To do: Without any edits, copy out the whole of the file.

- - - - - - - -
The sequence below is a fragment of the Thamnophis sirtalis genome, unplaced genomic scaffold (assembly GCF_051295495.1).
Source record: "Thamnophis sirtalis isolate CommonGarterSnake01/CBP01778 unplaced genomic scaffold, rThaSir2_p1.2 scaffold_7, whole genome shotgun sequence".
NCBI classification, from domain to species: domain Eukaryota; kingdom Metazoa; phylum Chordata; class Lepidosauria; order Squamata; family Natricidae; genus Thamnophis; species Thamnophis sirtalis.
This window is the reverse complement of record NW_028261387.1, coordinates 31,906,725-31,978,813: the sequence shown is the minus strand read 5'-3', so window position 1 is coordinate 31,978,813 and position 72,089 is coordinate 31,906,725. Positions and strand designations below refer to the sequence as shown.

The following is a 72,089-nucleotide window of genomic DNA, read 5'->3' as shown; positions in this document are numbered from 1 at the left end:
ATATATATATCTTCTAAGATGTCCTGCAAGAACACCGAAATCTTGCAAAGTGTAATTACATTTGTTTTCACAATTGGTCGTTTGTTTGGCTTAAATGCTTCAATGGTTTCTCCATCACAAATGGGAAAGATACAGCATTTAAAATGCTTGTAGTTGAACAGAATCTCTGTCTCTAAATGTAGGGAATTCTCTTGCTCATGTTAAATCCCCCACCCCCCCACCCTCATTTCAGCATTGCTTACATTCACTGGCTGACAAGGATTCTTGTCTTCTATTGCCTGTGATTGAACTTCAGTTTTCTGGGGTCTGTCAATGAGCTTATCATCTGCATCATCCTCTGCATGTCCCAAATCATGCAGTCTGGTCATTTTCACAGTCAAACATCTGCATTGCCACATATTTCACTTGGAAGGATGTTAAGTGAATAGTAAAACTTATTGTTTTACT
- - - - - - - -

The sequence below is a fragment of the Thamnophis sirtalis genome, unplaced genomic scaffold (assembly GCF_051295495.1).
Source record: "Thamnophis sirtalis isolate CommonGarterSnake01/CBP01778 unplaced genomic scaffold, rThaSir2_p1.2 scaffold_7, whole genome shotgun sequence".
NCBI classification, from domain to species: domain Eukaryota; kingdom Metazoa; phylum Chordata; class Lepidosauria; order Squamata; family Natricidae; genus Thamnophis; species Thamnophis sirtalis.
This window is the reverse complement of record NW_028261387.1, coordinates 31,906,725-31,978,813: the sequence shown is the minus strand read 5'-3', so window position 1 is coordinate 31,978,813 and position 72,089 is coordinate 31,906,725. Positions and strand designations below refer to the sequence as shown.

The following is a 72,089-nucleotide window of genomic DNA, read 5'->3' as shown; positions in this document are numbered from 1 at the left end:
ATATATATATCTTCTAAGATGTCCTGCAAGAACACCGAAATCTTGCAAAGTGTAATTACATTTGTTTTCACAATTGGTCGTTTGTTTGGCTTAAATGCTTCAATGGTTTCTCCATCACAAATGGGAAAGATACAGCATTTAAAATGCTTGTAGTTGAACAGAATCTCTGTCTCTAAATGTAGGGAATTCTCTTGCTCATGTTAAATCCCCCACCCCCCCACCCTCATTTCAGCATTGCTTACATTCACTGGCTGACAAGGATTCTTGTCTTCTATTGCCTGTGATTGAACTTCAGTTTTCTGGGGTCTGTCAATGAGCTTATCATCTGCATCATCCTCTGCATGTCCCAAATCATGCAGTCTGGTCATTTTCACAGTCAAACATCTGCATTGCCACATATTTCACTTGGAAGGATGTTAAGTGAATAGTAAAACTTATTGTTTTACT